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London Fashion Week: The Sustainable Edit

Updated: Apr 7, 2020

By Eve Upton-Clark

London Fashion Week’s spring/summer 2020 schedule served up its usual plethora of innovative, creative talent. Yet with the true cost of the industry now impossible to ignore, climate change protesters called on the British Fashion Council to cancel the fashion calendar's most important event to hold accountable the industry's contribution to the climate crisis that looms over us all. Given the impact London Fashion Week has on consumption, knowing the right designers to invest your money in for pieces that are designed and produced to pass the test of time is one of the most sustainable ways to put your money where your mouth is when it comes to environmentally-friendly shopping.

Both emerging talents and established favourites faced up to the challenge, presenting collections that excite with their embrace of both style and sustainability. Use our sustainable edit of London Fashion Week to shop your spring/summer staples whilst alleviating any green guilt.


Staging their first ever runway, jewellery label Alighieri’s SS20 collection is an exploration of worldwide cultures inspired by research of tribes across Africa, South America and Mongolia. With a name inspired by Dante Alighieri’s Divine Comedy, narrative is key to these modern heirlooms that celebrate the beauty in imperfections. Described as her most explicitly personal collection yet, all the pieces are made in London by hand from recycled bronze ethically sourced in Italy, through the process of lost-wax casting. Plus, in response to the coronavirus outbreak, Alighieri are donating 20% of website sales to the Trussell Trust, who are supporting Food Banks around the UK.

Luna del Pinal

For outerwear with artisanal craftspersonship at its core, look no further than the handwoven jackets of Luna del Pinal. Gabriela Luna and Corina del Pinal spend two months of each year working with local northern Guatemalan craftspeople in order to ensure complete transparency in regards to how and by whom their garments are made. This slow fashion model focuses on the longevity of each piece rather than how quickly production can be turned out. By keeping alive traditional indigenous techniques that support and promote the artisans and mindful consumption, ethical fashion has never looked or felt so good.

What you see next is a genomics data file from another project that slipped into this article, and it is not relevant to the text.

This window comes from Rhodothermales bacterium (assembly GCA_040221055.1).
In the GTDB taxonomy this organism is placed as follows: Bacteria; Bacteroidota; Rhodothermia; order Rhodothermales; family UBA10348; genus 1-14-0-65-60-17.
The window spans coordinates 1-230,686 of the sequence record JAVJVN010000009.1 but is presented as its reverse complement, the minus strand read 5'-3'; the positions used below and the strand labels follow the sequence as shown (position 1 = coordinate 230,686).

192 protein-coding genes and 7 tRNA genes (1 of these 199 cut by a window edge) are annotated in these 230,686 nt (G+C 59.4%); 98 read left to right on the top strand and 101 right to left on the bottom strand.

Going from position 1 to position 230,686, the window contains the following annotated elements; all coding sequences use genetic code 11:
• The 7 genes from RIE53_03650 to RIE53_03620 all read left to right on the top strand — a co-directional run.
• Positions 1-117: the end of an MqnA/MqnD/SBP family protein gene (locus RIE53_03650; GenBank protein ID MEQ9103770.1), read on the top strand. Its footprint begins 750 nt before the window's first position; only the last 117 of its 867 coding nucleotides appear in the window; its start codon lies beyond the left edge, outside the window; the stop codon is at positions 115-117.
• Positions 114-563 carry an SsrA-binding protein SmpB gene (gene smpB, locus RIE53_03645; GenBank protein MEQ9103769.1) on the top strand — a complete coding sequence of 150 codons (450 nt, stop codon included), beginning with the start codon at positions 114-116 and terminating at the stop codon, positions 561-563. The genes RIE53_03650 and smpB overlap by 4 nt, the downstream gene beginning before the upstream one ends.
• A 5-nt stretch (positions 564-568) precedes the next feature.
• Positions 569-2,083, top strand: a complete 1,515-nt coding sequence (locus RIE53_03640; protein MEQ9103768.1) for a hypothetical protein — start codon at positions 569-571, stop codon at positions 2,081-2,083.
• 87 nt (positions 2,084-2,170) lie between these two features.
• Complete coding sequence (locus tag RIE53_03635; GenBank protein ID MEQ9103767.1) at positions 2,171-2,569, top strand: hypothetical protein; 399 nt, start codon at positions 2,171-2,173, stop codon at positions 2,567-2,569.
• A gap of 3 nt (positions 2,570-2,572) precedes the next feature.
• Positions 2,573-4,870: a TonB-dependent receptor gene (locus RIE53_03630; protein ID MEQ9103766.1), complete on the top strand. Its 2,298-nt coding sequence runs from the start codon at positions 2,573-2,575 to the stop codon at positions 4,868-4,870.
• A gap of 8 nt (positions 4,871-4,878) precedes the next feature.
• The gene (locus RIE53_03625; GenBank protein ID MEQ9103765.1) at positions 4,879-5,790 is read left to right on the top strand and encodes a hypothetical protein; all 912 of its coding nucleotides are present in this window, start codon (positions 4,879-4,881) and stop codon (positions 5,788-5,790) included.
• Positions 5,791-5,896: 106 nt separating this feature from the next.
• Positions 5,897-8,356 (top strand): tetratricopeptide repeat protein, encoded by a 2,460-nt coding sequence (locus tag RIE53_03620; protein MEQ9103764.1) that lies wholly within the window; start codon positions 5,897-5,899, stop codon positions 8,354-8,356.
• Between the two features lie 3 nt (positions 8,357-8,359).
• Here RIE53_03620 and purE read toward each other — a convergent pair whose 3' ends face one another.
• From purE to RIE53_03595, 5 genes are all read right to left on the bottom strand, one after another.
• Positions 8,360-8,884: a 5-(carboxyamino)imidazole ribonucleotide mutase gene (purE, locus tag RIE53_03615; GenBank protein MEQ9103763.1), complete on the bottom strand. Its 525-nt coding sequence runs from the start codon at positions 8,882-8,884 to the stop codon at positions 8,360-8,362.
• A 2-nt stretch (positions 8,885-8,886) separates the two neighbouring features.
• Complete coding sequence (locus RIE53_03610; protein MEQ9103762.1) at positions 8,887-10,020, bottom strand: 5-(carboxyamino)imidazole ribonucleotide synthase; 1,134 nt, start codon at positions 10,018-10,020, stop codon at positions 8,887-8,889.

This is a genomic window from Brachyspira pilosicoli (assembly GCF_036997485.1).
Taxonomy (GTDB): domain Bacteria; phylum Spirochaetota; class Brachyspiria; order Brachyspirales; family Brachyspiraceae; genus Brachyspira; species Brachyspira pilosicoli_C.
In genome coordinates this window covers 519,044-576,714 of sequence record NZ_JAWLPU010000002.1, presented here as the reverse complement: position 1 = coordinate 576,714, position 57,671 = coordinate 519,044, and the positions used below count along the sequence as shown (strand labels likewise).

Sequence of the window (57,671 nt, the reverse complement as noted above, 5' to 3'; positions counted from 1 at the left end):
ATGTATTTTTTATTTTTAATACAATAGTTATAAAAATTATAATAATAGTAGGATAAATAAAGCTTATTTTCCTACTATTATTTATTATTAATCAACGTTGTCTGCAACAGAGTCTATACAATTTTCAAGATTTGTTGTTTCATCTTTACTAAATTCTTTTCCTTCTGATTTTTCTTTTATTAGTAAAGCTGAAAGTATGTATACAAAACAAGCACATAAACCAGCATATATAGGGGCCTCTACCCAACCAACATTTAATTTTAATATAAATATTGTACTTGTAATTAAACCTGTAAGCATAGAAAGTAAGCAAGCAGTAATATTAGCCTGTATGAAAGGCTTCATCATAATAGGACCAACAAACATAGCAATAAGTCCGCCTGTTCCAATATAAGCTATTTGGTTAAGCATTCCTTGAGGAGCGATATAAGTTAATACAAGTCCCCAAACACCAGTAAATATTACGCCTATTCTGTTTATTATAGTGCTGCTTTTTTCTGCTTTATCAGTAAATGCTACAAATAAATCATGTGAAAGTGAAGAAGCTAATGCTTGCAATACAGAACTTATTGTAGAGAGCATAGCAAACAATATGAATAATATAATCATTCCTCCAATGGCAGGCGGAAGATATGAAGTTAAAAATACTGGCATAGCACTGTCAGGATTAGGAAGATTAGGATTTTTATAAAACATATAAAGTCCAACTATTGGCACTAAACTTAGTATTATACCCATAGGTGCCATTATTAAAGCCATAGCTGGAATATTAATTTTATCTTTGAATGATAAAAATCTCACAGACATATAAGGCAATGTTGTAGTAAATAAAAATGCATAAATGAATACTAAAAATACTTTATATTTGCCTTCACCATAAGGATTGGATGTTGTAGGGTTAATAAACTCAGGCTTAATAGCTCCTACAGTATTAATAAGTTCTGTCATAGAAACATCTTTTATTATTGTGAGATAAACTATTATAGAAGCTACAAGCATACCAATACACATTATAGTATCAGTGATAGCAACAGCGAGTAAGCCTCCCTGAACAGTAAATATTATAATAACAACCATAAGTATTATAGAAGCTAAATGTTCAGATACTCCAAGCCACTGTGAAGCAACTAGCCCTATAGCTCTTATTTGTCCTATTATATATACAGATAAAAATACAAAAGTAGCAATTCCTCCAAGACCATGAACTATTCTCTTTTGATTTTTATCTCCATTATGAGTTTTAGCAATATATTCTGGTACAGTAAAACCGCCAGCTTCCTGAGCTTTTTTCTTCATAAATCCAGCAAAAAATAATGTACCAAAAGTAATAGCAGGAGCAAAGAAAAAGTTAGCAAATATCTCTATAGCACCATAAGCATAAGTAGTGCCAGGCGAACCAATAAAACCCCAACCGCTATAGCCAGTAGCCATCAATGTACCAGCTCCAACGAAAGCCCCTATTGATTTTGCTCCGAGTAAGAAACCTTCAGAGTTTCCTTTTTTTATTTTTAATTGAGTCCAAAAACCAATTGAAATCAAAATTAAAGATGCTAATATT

Dilara Findikoglu

Social commentary was key to Dilara Findikoglu’s occult-inspired SS20 catwalk, taking aim at the negative impacts of consumption on climate change. Utilising studio scraps and vintage garments, Dilara’s use of environmentally-friendly materials means that she estimates 60-75% of her SS20 collection is sustainably made, hand-woven and dyed in Turkey by a women’s collective. Dilara’s commitment to sustainability in both message and practice, along with her rebellious aesthetic, ensures she is a designer making waves in the industry.

Phoebe English

Phoebe English paved the way for other designers with the staging of her SS20 collection, offering notes and swatches detailing sustainable suppliers and the processes used in the production of the garments featured. With the issue of greenwashing so rife in the fashion industry and all other industries too, it is refreshing to see a designer putting the pressures on the planet ahead of personal profit, using her insight and knowledge to help other brands become more sustainable. Each garment has been produced using recycled, re-purposed or ethically-sourced fabrics, and buttons were created using milk proteins or corozo nuts to combat the use of animal products or plastics. Rejecting the concept of fast fashion, Phoebe English once again schools the industry on how it's done.

Richard Malone

“Nothing should be considered luxurious or desirable that is harmful and exploitative,” says 29 year old designer Richard Malone, who sources the material he uses from a community of female weavers in Tamil Nadu, southern India. The use of ancient jacquard looming skills celebrates the beauty of slow fashion and promotes timelessness over trends as key to great style. Working strongly against mass-production, Malone’s sculptural designs are changing the conversation on consumption, announcing after the show that his collections will be numbered rather than keeping up with the demands of the traditional schedule.


Their sustainability practices have been far from desirable in the past, but fashion-powerhouse Burberry have committed to a more environmentally-friendly future, ushered in by their carbon-neutral SS20 show. Having offset their impacts, such as the flights of guests travelling to London specifically for the show and the build and production of the event, Burberry has pledged to donating to a number of projects which prevent deforestation and conserve parts of the Amazonian jungle. Named the leading brand in the 2018 Dow Jones Sustainability Index, Burberry has pledged to stop destroying unsold clothes, end the use of animal fur in its products and has partnered with sustainable luxury company Elvis and Kresse to upcycle 120 tonnes of wasted leather offcuts.

It's clear positive steps in the right direction are being taken by a handful of designers and brands. Let's encourage this of all fashion brands by demanding transparency and necessary change; then we can hope that the rest of the industry will follow Burberry’s example in creating a more sustainable future for fashion.


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